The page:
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Amy Pybus: Children and news - spare the details

During times of crisis, many parents are unsure of how to talk to their children about what’s going on. And their kids — if they’re anything like mine — can have a variety of unexpected responses.

We had an earthquake a few years ago during a day-care day. It was actually nap time so the kids didn’t feel a thing. I checked the news on my computer, called some friends, made sure everything was OK, then went on with the day normally. There was no need for the kids to even hear about it, because at their age they can’t comprehend it and would simply be scared.

When parents came to pick up, they were bubbling with the news. Did you feel it? What were you doing? Did you see everything shaking and rocking?

Naturally you want to process this kind of event with friends, and make sure everyone is OK. But at that point I wanted to tell everyone, please stop talking about this. In an episode of “The Simpsons,” the front of the retirement home has a sign that reads, “Please refrain from discussing the outside world.” I think I need that sign.

When children are very young, they really don’t need to be exposed to any type of bad news. Adults sometimes see a 3- or 4-year-old child in the room and think they aren’t listening to us. Or we think even if they are, they don’t really understand what we’re talking about.

Trust me, they know.

Even when they seem distracted, children are keyed into what we’re saying. They’re listening intently and looking at our response to situations to gauge how they should feel.

In middle childhood, from about ages 6 to 10, kids are going to know what’s going on. You can give them a brief rundown of the facts and explain why they shouldn’t be worried. Beyond that, they don’t need to hear any gory details.

If they ask questions, answer them honestly and directly, but don’t embellish or explain beyond the facts. If they’re scared, acknowledge that it’s a real feeling and it’s OK to be scared, but move on.

By the tween years kids are aware of danger, and can sometimes become panicky. My husband had some good advice for our son the last time he got scared. He said when you’re in a scary situation, look at the people around you. If they seem calm, then you be calm (and I would add, look at the people around you, and don’t get sucked into panic).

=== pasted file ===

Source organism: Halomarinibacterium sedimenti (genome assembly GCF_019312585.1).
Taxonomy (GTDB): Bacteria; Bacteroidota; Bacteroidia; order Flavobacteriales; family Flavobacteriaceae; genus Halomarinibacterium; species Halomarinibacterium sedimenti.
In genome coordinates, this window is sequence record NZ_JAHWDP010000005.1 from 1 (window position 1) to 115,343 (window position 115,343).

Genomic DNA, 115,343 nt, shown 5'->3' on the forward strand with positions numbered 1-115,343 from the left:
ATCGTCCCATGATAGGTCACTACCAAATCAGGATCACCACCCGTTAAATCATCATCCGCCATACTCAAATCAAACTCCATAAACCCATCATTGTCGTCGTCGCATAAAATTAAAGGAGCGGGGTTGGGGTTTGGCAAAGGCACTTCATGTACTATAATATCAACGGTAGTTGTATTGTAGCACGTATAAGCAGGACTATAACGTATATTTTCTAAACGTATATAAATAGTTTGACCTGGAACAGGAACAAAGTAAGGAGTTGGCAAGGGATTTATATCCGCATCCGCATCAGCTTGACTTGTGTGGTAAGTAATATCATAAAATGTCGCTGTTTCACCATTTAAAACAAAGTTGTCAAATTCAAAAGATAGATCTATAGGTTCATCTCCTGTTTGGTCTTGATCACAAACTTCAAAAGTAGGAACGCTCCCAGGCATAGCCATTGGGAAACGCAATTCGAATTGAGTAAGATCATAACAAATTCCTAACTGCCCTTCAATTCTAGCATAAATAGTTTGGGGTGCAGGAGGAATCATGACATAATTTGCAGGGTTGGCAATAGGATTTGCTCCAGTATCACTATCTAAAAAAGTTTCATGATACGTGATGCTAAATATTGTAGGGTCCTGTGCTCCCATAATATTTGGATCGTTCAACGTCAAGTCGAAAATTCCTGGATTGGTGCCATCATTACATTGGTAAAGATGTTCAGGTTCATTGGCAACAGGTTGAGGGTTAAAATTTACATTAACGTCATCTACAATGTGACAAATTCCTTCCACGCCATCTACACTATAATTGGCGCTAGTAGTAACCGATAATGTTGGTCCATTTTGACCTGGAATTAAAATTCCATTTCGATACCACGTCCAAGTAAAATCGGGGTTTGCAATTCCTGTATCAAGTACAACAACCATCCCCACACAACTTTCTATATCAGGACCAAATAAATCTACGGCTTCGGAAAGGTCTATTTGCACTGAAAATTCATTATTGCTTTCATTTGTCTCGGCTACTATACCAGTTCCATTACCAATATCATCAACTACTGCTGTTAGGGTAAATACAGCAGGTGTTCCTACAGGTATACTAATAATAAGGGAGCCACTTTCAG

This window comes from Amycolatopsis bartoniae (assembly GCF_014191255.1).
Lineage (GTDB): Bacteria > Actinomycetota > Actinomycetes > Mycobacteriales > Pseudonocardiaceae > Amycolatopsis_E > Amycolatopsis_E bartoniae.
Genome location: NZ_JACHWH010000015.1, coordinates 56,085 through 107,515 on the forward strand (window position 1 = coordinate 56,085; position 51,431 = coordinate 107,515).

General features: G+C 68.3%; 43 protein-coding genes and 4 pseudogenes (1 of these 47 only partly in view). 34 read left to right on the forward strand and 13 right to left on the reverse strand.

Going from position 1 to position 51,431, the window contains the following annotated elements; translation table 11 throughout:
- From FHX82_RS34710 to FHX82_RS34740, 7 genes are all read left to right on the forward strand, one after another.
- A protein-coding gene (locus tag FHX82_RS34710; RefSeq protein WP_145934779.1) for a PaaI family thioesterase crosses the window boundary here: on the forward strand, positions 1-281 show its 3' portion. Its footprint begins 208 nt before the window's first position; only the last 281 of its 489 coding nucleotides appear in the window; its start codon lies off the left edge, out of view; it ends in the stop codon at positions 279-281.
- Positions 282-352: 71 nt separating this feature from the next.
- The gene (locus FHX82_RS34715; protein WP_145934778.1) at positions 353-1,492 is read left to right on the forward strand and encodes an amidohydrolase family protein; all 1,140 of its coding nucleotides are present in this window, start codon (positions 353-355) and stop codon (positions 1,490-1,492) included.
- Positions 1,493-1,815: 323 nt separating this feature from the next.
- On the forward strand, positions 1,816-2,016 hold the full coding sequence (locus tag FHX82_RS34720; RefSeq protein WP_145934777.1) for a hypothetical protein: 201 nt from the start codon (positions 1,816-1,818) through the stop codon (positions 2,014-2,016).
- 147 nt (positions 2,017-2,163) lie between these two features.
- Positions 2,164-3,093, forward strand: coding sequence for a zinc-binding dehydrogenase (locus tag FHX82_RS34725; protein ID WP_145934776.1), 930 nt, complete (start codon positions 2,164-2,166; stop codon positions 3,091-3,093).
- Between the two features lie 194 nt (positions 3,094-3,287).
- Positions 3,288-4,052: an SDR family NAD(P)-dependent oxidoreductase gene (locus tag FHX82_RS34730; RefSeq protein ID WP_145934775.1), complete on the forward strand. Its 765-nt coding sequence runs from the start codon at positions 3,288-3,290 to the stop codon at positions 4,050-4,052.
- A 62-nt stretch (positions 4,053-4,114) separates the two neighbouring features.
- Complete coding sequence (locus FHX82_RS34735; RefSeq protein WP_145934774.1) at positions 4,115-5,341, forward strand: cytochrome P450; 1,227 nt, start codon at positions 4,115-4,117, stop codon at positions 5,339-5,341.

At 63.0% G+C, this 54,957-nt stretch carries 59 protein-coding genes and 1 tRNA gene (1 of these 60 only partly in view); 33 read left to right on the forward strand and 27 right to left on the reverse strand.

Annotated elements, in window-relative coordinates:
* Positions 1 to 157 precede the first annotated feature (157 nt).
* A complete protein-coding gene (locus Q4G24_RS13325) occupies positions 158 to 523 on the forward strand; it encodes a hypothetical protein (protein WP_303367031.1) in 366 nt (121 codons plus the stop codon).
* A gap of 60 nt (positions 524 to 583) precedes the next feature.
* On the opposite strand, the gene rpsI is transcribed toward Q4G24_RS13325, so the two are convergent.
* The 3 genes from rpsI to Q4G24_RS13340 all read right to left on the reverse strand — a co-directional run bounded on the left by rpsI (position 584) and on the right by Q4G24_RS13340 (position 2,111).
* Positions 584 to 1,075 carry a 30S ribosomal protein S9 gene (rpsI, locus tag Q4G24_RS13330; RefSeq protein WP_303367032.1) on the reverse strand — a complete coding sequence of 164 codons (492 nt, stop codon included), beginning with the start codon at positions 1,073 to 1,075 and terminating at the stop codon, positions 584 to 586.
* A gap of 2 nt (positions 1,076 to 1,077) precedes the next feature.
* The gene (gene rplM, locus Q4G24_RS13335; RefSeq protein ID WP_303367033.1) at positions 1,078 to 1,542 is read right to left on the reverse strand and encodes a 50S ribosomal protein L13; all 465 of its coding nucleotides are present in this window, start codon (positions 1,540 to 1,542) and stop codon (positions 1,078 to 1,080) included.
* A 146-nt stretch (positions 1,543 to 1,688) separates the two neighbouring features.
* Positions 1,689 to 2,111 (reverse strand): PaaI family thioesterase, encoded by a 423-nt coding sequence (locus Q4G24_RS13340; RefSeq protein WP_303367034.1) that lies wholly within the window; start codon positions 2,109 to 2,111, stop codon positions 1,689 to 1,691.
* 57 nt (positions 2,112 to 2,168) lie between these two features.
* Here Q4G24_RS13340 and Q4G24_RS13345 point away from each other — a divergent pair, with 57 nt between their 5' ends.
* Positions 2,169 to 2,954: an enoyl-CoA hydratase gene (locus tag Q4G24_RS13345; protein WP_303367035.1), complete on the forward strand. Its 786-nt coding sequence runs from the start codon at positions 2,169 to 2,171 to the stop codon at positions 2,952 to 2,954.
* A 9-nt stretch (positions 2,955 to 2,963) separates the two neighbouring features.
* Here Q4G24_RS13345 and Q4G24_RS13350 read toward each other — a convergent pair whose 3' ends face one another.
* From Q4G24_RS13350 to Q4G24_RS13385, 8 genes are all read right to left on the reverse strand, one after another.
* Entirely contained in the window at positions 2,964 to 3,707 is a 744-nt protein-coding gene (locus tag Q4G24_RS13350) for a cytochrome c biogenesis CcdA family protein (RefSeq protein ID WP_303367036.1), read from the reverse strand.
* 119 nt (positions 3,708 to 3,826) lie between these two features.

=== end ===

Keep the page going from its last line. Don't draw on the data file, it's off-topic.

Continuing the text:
At any stage, don’t approach children with bad news if you don’t have to. If they’re in school, they’ll probably hear it on their own and the rumors may need some straightening out. But if your child is happily playing with their toy trains, resist the temptation to interrupt and explain the statistical probability of a tornado hitting your house.

Before superstorm Sandy, our fire chief posted an excellent comment on Facebook: “Always prepare for the worst and hope for the best.” He called for a measured response and for people to remain calm, as the predictions for our area seemed manageable. Be ready, but no need for panic. It just made me feel better. Our kids need the same.

In this age of overly-intellectual parenting, when we believe that our babies have sprung from our wombs as fully-formed adults, we tend to forget about the magic of childhood. The fact is a child’s imagination can and will picture anything happening, and they will believe it to be real.

To this day, there are things I don’t want my kids to see. Heck, there are things I don’t want to see. Some Facebook friends post pictures that I know are well-intentioned, but just turn my stomach (i.e. something gruesome to show the horrors of animal testing). If PBS or BBC news comes on, I switch the channel. My kids don’t need to see daily reports from a war zone.

But they need to be informed, some would argue. Children should be informed only to the level of what they will comprehend, and what they can process. That is the most important thing to remember when talking about not just disasters, but many difficult topics we find ourselves explaining in life.

As a child, I wanted to know that everything was OK. My father would scoff at my worries and say, “What could go wrong? Nothing bad is gonna happen.” That was the best thing I could hear when I was young. And sometimes, it still is.

Amy Pybus of Easthampton writes on family life issues in a column that appears on the second Thursday of the month. She can be reached at opinion@gazettenet.com and blogs at www.sittingonthebaby.com.

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